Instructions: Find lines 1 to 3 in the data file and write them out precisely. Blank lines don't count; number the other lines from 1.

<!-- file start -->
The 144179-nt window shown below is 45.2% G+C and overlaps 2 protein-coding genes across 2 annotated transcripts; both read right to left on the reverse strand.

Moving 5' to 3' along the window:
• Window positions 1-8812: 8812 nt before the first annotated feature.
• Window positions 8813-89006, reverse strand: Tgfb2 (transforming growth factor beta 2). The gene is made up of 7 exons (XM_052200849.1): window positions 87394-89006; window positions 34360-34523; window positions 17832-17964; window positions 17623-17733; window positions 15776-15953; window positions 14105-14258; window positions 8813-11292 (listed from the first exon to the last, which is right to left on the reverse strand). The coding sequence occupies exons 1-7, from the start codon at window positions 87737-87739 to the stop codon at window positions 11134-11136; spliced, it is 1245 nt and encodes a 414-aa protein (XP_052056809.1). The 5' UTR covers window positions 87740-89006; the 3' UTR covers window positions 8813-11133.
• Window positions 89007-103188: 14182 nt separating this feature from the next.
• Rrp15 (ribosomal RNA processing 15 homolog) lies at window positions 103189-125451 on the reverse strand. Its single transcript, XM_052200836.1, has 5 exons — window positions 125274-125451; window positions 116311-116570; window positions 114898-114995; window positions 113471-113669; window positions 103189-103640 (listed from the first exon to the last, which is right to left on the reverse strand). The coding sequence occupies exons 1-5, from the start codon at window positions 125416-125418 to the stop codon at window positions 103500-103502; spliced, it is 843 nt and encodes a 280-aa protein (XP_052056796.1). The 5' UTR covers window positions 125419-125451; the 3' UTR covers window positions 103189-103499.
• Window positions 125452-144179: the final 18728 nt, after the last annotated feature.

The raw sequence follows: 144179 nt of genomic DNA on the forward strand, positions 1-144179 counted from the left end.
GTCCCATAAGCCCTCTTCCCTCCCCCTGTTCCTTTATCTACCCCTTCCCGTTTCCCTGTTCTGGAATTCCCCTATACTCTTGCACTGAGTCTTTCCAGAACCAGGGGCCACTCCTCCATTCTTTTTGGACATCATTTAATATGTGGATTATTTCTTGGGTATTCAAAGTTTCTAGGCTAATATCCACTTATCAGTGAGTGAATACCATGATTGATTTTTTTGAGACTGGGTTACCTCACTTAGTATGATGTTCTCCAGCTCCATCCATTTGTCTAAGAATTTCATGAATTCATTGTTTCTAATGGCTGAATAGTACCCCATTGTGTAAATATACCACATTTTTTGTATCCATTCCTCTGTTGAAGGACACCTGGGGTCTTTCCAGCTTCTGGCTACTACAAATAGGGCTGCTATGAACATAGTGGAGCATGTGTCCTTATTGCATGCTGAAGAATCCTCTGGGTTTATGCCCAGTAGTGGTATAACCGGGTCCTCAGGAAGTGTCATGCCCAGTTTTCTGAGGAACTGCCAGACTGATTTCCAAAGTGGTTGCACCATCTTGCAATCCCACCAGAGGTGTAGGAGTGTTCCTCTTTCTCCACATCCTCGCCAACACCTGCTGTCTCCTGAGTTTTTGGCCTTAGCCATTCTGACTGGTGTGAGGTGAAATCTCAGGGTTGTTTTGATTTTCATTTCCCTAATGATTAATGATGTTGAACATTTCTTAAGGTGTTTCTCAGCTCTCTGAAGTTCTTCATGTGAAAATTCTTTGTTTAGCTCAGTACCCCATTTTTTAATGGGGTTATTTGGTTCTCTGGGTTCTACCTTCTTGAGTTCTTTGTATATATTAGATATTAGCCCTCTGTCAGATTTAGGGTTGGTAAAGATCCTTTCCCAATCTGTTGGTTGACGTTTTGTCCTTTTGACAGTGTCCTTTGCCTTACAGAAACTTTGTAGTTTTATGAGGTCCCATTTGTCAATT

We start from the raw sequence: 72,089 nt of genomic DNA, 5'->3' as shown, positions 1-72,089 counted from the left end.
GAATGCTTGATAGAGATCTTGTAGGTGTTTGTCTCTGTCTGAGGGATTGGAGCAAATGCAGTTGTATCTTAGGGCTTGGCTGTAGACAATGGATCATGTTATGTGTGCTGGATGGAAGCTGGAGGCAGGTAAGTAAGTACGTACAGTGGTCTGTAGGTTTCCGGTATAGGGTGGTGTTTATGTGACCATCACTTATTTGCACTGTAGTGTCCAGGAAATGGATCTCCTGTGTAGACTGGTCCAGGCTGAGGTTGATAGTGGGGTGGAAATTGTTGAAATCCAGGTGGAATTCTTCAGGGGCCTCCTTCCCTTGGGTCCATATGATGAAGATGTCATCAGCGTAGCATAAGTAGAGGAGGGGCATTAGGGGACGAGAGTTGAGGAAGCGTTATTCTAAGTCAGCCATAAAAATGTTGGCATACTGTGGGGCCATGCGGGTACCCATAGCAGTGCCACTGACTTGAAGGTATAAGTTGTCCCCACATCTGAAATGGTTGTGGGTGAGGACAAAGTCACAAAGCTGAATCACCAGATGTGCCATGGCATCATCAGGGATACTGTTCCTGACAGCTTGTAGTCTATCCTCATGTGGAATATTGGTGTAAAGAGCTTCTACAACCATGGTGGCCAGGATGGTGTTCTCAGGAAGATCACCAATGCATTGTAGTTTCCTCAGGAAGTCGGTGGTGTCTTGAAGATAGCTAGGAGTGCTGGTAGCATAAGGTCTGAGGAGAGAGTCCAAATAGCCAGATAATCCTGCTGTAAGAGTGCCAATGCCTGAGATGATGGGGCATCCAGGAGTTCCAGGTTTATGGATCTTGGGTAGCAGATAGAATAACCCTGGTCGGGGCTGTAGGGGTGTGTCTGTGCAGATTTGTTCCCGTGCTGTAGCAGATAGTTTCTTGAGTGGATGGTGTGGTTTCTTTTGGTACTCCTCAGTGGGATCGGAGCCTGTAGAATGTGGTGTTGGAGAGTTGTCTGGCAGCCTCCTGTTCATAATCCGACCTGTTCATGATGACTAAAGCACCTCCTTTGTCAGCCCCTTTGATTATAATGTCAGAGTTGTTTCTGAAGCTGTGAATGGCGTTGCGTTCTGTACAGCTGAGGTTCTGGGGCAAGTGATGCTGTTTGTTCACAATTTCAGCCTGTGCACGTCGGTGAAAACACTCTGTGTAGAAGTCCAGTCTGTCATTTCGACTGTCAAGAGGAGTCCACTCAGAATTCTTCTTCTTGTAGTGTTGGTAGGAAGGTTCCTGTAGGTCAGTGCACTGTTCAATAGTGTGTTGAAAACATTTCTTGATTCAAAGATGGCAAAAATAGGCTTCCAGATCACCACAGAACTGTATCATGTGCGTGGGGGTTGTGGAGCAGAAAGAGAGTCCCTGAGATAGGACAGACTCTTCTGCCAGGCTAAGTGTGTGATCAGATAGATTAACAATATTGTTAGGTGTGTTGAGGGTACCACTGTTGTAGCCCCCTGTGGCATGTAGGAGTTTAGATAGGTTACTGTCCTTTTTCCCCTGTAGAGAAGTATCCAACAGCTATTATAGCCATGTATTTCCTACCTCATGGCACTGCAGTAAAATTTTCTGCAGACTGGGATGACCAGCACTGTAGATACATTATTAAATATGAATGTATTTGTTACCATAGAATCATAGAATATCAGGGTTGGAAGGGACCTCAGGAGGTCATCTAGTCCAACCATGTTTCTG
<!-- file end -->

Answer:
The 144179-nt window shown below is 45.2% G+C and overlaps 2 protein-coding genes across 2 annotated transcripts; both read right to left on the reverse strand.

Moving 5' to 3' along the window:
• Window positions 1-8812: 8812 nt before the first annotated feature.